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  HOME | Arts & Entertainment

Ancient Roman Lamp Shows Gynecological Exam
Unique piece is to be sent to the Leon Provincial Museum

LEON, SPAIN -- A group of archaeologists has found in the northern Spanish region of Leon a ceramic lamp dating from the beginning of the 1st century that shows a representation of the gynecological exam performed on a sick woman.

Archaeology professor at Madrid's Universidad Complutense Angel Morillo, told Efe that this is a "unique find without parallel in the Roman world."

Morillo on Tuesday night in Leon city will present the results of the investigation that has lasted six years during a conference entitled "From the Legions to the Barbarians: New perspectives on Roman Archaeology."

The find is of an oil lamp, "an exceptional piece that illustrates the presence of doctors in the city," and - specifically - a military hospital, the expert said.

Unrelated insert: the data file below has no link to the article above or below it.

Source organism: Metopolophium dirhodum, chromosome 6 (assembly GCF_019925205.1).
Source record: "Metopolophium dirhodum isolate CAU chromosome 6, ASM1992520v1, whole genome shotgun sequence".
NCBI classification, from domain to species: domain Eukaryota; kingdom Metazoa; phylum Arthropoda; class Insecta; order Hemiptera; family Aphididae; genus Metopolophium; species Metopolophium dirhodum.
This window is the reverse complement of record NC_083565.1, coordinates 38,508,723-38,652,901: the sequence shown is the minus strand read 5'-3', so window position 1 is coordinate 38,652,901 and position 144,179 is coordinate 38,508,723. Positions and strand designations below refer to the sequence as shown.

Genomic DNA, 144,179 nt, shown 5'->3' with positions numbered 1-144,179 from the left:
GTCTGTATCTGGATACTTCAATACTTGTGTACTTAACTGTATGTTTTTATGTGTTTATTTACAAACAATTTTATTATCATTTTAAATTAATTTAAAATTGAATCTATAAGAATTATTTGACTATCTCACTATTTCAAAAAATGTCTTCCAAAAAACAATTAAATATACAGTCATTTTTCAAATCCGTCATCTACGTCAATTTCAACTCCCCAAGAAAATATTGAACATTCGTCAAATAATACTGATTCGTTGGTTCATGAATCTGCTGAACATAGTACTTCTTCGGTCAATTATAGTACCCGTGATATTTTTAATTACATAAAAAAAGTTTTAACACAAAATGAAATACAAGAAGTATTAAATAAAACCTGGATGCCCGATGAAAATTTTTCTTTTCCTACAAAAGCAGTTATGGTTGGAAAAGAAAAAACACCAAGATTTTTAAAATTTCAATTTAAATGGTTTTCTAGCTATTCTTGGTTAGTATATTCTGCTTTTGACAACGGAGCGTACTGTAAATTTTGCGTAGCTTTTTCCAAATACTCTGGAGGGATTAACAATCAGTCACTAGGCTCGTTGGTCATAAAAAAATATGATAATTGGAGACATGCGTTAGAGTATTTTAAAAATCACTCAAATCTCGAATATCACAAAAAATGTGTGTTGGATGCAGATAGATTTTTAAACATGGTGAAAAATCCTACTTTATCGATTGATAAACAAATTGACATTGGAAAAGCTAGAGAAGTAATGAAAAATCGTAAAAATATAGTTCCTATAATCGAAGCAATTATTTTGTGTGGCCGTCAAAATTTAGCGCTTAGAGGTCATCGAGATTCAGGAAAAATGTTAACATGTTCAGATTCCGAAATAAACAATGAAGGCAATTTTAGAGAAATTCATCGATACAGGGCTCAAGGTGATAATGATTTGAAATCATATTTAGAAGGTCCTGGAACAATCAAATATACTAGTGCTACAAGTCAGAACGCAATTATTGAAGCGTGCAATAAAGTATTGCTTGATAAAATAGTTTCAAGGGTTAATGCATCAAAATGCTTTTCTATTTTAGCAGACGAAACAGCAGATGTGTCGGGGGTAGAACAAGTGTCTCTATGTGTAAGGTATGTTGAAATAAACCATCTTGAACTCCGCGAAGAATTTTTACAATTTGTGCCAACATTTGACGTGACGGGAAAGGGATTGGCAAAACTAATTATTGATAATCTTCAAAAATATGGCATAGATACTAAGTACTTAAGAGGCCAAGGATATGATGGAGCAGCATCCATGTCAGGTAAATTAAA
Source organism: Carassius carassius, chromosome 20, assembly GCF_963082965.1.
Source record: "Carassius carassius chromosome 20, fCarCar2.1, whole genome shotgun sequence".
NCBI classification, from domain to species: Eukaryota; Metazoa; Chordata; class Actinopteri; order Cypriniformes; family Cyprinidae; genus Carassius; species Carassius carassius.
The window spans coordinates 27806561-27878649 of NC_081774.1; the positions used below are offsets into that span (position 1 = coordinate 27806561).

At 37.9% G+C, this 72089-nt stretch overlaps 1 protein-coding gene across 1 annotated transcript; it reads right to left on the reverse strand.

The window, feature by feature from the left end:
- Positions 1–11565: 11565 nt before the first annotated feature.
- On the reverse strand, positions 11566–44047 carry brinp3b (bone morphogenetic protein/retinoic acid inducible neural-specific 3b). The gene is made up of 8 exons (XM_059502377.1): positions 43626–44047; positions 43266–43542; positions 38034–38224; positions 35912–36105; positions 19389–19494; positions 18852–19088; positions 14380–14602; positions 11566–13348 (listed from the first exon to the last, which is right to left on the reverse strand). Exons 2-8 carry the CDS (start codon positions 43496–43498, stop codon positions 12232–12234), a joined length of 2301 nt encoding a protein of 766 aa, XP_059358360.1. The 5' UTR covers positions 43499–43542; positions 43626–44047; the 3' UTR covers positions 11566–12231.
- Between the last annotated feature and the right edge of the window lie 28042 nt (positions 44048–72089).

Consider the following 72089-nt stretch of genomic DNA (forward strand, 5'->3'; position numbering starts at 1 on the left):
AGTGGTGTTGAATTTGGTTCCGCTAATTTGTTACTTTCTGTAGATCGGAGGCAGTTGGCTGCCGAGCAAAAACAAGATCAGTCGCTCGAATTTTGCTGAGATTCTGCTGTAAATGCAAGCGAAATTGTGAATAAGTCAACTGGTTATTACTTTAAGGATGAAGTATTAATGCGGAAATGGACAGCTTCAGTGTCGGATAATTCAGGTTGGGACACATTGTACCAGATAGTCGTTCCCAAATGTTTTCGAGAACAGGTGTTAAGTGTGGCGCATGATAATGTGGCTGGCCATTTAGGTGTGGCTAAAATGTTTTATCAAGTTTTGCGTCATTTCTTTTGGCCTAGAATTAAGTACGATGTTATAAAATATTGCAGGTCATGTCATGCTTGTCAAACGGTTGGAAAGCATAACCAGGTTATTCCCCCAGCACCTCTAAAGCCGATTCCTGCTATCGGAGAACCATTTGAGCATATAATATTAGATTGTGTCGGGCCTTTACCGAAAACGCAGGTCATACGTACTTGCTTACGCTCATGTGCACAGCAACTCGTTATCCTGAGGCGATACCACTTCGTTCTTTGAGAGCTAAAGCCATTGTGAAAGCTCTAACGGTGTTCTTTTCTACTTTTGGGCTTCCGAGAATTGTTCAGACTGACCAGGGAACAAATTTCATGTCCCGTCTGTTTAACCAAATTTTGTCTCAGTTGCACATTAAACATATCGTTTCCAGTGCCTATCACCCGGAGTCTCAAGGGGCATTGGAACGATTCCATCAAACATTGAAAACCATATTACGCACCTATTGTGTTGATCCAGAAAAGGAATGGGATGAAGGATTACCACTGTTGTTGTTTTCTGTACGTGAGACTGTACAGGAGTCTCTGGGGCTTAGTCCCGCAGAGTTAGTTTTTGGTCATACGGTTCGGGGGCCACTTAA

On the lamp's surface "appears a very slender woman, possibly affected by a serious illness, like cancer, and a doctor who is performing a gynecological exam with a vaginal speculum," Morillo said.

Possibly the image is of a specific examination that one of the Roman doctors performed, he said.

"We know that during that period there were vaginal speculums, which are practically the same as the ones we have (now), but ... representations of them have come down (to us) on very few occasions and never - so far - in the case of a lamp," he said.

Currently, the piece "is in the hands of private individuals" but it will be sent to the Leon Provincial Museum, he added.

 

 

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